Ms. Williams asked what the timeline would be for implementing this plan. Would we see this in place for the 2016-2017 school year? Mr. Haddow said yes. Ms. Williams asked if the board would receive information on how effective the district was in meeting its goals during open board meetings. Again, Mr. Haddow said yes. Mr. Manuel added that this could be subject to when information/data was received. In some cases, such as TN Ready scores, the data comes from the state and the timing is beyond the control of the school district.
Mr. Dely re-emphasized his position that the school board should be allowed to say if the district is or is not meeting the board's expectations. Ms. Fisher said that she did not disagree with Mr. Dely’s position but she is comfortable with the plan’s targets and the board could always ask why the target(s) have not been met. Mr. Hoover said that he felt Ms. Fisher was misinterpreting what Mr. Manuel had said. Ms. Fisher responded that the state is the one who sets academic goals, not the district. Mr. Dely said that he felt that the goals set by the state should be viewed as a floor, not a ceiling for the district. He felt that the state’s goal may not be high enough for Germantown. And, he was surely not comfortable with simply accepting the state’s announced goals and letting that be that.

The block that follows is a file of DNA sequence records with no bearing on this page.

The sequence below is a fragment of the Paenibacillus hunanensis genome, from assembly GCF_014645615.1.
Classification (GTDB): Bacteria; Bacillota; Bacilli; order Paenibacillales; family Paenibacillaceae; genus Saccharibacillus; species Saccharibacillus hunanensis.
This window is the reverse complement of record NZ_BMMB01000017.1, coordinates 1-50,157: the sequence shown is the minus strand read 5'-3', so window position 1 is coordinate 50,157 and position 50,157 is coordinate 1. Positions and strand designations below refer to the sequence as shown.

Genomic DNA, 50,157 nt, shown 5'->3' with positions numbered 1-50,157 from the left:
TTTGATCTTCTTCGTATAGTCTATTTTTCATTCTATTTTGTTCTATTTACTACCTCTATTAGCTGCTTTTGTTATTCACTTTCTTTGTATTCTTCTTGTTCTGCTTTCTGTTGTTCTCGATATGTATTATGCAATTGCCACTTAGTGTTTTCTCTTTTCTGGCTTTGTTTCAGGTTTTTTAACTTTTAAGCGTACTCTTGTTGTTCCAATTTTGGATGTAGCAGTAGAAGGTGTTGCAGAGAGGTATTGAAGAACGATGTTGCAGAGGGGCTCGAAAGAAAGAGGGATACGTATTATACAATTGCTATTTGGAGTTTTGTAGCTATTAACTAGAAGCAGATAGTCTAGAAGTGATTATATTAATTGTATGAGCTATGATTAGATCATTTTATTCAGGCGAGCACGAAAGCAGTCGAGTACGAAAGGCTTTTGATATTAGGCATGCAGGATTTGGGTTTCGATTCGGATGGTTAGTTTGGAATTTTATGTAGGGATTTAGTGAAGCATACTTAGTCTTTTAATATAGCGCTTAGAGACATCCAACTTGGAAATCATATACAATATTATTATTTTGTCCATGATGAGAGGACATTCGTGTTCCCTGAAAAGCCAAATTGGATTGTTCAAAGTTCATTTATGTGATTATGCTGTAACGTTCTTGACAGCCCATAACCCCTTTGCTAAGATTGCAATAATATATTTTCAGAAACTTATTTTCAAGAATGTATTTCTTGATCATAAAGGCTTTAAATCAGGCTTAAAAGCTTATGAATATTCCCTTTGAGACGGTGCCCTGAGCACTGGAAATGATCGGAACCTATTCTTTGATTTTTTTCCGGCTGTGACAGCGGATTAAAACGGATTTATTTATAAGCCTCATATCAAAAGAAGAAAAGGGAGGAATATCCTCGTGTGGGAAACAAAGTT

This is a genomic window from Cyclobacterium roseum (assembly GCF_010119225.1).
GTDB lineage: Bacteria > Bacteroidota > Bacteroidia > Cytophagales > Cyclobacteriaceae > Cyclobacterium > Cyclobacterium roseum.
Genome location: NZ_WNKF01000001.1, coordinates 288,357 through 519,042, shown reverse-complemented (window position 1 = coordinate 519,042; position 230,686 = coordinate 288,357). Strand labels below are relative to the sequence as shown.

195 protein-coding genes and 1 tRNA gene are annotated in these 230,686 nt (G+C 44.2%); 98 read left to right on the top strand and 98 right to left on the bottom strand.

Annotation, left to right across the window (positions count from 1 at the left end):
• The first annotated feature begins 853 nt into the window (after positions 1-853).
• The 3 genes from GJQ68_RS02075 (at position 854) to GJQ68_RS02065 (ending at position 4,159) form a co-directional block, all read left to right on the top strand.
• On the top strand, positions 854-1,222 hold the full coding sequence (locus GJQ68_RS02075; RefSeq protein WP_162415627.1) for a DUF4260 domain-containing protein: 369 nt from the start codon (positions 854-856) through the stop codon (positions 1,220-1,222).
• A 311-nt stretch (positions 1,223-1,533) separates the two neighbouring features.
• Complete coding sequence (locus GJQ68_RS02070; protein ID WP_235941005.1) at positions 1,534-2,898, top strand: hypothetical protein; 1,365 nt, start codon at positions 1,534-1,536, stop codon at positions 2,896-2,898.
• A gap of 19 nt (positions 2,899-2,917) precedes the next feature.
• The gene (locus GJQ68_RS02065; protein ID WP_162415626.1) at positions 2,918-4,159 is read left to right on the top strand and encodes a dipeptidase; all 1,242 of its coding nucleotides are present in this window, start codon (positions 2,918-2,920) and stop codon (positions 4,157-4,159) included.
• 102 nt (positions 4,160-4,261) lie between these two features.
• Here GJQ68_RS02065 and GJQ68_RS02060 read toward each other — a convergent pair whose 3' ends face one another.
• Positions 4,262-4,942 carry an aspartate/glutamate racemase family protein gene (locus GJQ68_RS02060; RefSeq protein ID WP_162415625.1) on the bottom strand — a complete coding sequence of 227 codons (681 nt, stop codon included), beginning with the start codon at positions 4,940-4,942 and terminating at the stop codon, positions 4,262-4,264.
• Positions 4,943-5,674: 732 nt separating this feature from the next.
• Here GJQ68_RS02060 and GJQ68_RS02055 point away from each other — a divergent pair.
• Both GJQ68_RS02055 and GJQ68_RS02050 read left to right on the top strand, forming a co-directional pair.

Ms. Fisher wondered if this version of the plan could be placed on the agenda for the next meeting for approval. Mr. Dely stated that he favored not passing the plan until such time as it was complete. He asked what the hurry was in passing the plan at this time. Mr. Haddow wanted to know what in the plan was so disconcerting that it warranted not passing it “as is” at this time.
Ms. Parker interjected and said she remembered from their school board orientation that school boards have four objectives to accomplish--